Thursday, June 8, 2017

Gen Z

I’ve taught for about nine years, and middle school for the past three. My first year of teaching them they were fine, tractable. I could impart moral lessons on them and be all teacher-y. And last year was... okay. But I was increasingly concerned about the cohort that they seemed more...“depressed”? This year? Straight up nihilists. They seemingly believe in nothing. It is all pointless, all lies, all doomed.

Trump won? Okay - democracy clearly doesn’t work. Global warming? Great - didn’t want to live past 25 anyway, and now it’ll be too hot to do so. Media a joke? Don’t care to watch that crap since clearly *someone* is always lying and the fact that it makes it on television shows the need to just tune it out. SJWs? Great, I guess, whatever. They’re pretty good on equal rights and tolerance except for all the people getting shot.

Interestingly, though, they are excited by one thing (besides slime/Rubik's cubes/fidget spinners/yoyos and other vaguely spectrum-y forms of stimulation - which, mind you, is not a bad thing but a *very* interesting development. Even the “mean girls” and popular kids have spinners and Rubik's cubes, for cripes’ sake. That, to me, is extraordinary.) namely they are interested in their identity and appearance, whether that materializes in Instagram or fandom membership, or some other form.

And before y’all get “IT HAS ALWAYS BEEN THUS” on me - no. I study world history, I know already all the Victorian and 1960s and Adam Conover you want to throw at me. Instead of getting defensive, please just listen to someone very much on the front lines of the rising generation - I have taught thousands of students (class sizes!) and this is the culmination of what the 90s began. 

In the pre-Instant Messenger days of middle school you had to watch ‘The Simpsons’ so you could show you were cool the next day, and got the jokes. There was very limited fandom to choose from, compared with the infinite vastness of the internet, and Simpsons was essentially king. But as Mike Rugnetta so expertly pointed out:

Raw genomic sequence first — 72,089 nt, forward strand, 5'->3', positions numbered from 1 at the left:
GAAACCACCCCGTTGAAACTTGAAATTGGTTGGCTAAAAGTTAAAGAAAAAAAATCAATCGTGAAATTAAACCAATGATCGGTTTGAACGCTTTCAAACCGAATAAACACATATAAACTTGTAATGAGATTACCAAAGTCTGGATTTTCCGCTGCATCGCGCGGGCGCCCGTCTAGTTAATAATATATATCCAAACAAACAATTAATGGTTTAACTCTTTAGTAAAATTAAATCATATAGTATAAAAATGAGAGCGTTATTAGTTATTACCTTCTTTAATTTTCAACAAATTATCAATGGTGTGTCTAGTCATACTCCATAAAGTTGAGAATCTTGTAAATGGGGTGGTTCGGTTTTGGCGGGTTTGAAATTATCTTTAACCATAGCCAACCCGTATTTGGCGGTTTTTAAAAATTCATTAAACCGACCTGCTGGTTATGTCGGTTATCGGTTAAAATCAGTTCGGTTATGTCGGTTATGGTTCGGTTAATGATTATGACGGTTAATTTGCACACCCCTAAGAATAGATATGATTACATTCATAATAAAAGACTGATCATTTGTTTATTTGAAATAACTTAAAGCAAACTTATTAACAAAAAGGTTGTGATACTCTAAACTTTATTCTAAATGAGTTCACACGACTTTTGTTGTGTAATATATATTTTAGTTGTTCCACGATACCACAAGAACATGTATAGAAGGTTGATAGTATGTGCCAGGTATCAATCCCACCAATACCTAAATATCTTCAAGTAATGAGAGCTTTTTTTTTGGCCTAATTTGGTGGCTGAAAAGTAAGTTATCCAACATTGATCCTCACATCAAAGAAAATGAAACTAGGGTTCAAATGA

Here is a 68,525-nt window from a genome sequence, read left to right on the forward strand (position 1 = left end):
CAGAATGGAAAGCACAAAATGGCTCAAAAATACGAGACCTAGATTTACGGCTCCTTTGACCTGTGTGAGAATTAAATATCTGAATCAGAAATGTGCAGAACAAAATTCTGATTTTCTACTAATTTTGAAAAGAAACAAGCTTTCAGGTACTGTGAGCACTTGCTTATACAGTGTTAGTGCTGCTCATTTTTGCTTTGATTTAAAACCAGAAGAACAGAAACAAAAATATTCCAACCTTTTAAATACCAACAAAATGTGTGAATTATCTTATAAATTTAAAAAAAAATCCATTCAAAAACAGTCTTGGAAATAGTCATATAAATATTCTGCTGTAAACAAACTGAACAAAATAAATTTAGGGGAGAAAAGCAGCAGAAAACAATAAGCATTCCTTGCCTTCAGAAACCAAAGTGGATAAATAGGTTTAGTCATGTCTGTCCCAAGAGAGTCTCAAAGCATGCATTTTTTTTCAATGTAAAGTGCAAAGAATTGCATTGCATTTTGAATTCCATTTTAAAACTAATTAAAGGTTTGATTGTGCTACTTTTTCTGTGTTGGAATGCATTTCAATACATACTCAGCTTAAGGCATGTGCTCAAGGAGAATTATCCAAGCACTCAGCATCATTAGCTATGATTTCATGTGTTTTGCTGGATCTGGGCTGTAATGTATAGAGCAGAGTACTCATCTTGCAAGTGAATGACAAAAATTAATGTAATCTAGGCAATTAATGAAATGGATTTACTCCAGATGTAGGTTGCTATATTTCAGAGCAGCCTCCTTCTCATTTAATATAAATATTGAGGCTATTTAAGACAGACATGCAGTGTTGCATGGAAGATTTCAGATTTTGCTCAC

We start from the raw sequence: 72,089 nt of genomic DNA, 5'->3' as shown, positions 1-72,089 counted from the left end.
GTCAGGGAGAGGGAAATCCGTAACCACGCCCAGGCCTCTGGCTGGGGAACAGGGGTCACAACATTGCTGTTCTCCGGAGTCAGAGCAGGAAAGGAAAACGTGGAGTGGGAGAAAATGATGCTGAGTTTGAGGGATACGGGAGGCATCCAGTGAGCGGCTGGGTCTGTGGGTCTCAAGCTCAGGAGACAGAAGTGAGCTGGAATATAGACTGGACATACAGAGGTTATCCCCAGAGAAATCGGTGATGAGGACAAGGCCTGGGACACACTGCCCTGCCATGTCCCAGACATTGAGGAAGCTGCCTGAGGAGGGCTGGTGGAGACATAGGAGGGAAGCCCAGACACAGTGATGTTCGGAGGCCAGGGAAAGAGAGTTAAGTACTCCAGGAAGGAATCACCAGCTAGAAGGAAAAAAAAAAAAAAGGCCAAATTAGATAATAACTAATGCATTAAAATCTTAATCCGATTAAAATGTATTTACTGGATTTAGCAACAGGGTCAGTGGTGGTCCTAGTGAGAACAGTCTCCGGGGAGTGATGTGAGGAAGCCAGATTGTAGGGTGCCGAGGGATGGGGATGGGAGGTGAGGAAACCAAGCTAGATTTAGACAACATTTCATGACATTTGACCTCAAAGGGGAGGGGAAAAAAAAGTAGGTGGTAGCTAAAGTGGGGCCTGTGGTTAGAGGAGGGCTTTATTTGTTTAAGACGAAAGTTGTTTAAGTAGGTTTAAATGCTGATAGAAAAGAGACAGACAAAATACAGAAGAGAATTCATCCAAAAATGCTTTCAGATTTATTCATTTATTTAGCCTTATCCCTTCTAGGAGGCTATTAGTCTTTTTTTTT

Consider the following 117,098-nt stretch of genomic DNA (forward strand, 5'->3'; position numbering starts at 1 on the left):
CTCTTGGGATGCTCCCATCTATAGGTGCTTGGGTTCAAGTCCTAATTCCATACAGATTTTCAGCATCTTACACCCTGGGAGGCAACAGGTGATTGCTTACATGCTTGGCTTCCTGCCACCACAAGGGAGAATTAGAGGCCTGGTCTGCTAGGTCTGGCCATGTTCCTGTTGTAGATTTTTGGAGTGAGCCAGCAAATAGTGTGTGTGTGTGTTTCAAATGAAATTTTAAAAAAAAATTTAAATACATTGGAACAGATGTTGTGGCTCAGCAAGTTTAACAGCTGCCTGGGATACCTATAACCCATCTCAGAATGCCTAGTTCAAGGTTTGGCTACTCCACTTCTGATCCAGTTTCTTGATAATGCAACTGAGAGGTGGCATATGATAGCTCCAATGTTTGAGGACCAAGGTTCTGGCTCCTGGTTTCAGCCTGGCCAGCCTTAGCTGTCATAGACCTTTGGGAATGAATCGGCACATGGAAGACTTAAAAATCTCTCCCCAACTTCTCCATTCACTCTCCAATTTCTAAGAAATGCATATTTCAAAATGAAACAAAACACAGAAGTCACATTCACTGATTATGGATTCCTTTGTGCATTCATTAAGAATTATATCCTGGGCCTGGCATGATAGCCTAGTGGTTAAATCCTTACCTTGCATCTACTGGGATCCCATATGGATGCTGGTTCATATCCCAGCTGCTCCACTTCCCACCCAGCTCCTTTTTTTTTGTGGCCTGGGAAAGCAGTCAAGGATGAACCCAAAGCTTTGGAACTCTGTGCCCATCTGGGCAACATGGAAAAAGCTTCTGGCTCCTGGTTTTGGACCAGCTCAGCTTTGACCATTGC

“Nothing you [The Simpsons] depicted was normal - because normal doesn’t exist. Normal is a lie invented by politicians and jerks to help them sleep at night. And this was a thing we needed to understand - desperately. Your authority figures - your Chief Wiggum, your Monty Burns, Principal Skinner and ‘Super Nintendo Chalmers’ - though vested with power, suffered their own significant shortcomings; they were fallible and human. And so my own teachers, directors and coaches came in to focus as multi-dimensional people who wielded the power they had not because of that power’s benefits, but sometimes in spite of it... Your media elite are incompetent, confused, or con artists - completely oblivious or operating on some very thinly-veiled agenda. You damn every cultural institution - politics, religion, media, family - as an effort of haphazard though purposeful manipulation by people just barely in control.

And then we all grew up and became teachers. And parents. And, entering our thirties, increasingly powerful figures. Our middle schoolers of today grew up in a world where the curtain was already pulled away, where the adult generation decided that if it they were going to be CEOs they would wear hoodies while doing so. Religion is declining among the Millennial bracket. As per Camus or Sartre, without a cause, like God, for explaining suffering and stupidity and absurdity life hurls at us we just have to navigate our complicated and arbitrary existence as best we can. Due to the economic collapse these kids grew up during and which we graduated into, we’re not starting families, buying homes or diamonds or whatever (too much avocado toast clearly) and frankly - we just aren’t like earlier generations. The Millennials abhor convention, as Rugnetta gets at, and, as new teachers, we had no compunctions in sharing Howard Zinn and “Lies My Teacher Told Me” to our students. Millennials don’t believe in the old narrative: “go to school, college, good grades, good job” - so why should their kids? The 90s kids who got married out of high school have kids whom I now teach in 6th and 7th grade. They are the first wave of this. 

But as a consequence those same students have even less faith in their world than we did, who previously held the record low. Our middle school kids are comparable to nihilists. With us raising them, modeling behavior, and teaching them, it’s not that surprising. Growing up with every taboo being broken before our eyes it’s only reasonable that we would do the same for the kids we encountered. It depresses us, because we saw the curtain torn away from us. But for Gen Z it’s absence is a given, and the conclusions they draw appropriately reflect the reality that Oz is not a great and powerful wizard.

However, as pointed out, the fact that they care about themselves, their fandom, and their social media, may be a cause for hope. Real nihilists (if that’s even possible) presumably wouldn’t care about dank memes, SpongeBob references (really? still?), Magic the Gathering, Flight Club’s sneakers or... fidget spinners. It’s very consumerist, which I find worrying, but it’s something. They only have faith, and only believe in, themselves.

That may be the greatest difference between their generation and ours.

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